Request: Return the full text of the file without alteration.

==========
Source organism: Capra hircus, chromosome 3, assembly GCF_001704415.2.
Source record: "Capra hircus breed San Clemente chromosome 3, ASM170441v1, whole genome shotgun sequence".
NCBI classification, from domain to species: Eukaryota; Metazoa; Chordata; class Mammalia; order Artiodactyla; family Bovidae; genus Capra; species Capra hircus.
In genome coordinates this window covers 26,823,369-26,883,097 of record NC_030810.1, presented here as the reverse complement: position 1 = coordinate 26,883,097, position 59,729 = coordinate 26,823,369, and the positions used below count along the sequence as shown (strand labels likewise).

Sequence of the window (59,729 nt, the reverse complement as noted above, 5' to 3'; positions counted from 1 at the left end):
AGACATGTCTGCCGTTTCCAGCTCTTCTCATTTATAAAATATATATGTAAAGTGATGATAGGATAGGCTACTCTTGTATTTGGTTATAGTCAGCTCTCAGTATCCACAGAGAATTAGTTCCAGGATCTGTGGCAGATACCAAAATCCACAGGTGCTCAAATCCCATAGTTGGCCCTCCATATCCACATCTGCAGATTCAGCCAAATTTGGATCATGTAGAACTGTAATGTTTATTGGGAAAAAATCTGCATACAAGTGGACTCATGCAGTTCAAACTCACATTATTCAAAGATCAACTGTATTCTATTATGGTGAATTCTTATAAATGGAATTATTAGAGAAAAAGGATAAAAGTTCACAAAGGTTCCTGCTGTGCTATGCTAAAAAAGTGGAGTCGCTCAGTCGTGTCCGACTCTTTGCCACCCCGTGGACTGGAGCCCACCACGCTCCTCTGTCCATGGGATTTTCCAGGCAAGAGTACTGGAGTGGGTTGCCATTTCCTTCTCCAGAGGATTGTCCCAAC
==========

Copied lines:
Source organism: Capra hircus, chromosome 3, assembly GCF_001704415.2.
Source record: "Capra hircus breed San Clemente chromosome 3, ASM170441v1, whole genome shotgun sequence".
NCBI classification, from domain to species: Eukaryota; Metazoa; Chordata; class Mammalia; order Artiodactyla; family Bovidae; genus Capra; species Capra hircus.
In genome coordinates this window covers 26,823,369-26,883,097 of record NC_030810.1, presented here as the reverse complement: position 1 = coordinate 26,883,097, position 59,729 = coordinate 26,823,369, and the positions used below count along the sequence as shown (strand labels likewise).

Sequence of the window (59,729 nt, the reverse complement as noted above, 5' to 3'; positions counted from 1 at the left end):
AGACATGTCTGCCGTTTCCAGCTCTTCTCATTTATAAAATATATATGTAAAGTGATGATAGGATAGGCTACTCTTGTATTTGGTTATAGTCAGCTCTCAGTATCCACAGAGAATTAGTTCCAGGATCTGTGGCAGATACCAAAATCCACAGGTGCTCAAATCCCATAGTTGGCCCTCCATATCCACATCTGCAGATTCAGCCAAATTTGGATCATGTAGAACTGTAATGTTTATTGGGAAAAAATCTGCATACAAGTGGACTCATGCAGTTCAAACTCACATTATTCAAAGATCAACTGTATTCTATTATGGTGAATTCTTATAAATGGAATTATTAGAGAAAAAGGATAAAAGTTCACAAAGGTTCCTGCTGTGCTATGCTAAAAAAGTGGAGTCGCTCAGTCGTGTCCGACTCTTTGCCACCCCGTGGACTGGAGCCCACCACGCTCCTCTGTCCATGGGATTTTCCAGGCAAGAGTACTGGAGTGGGTTGCCATTTCCTTCTCCAGAGGATTGTCCCAAC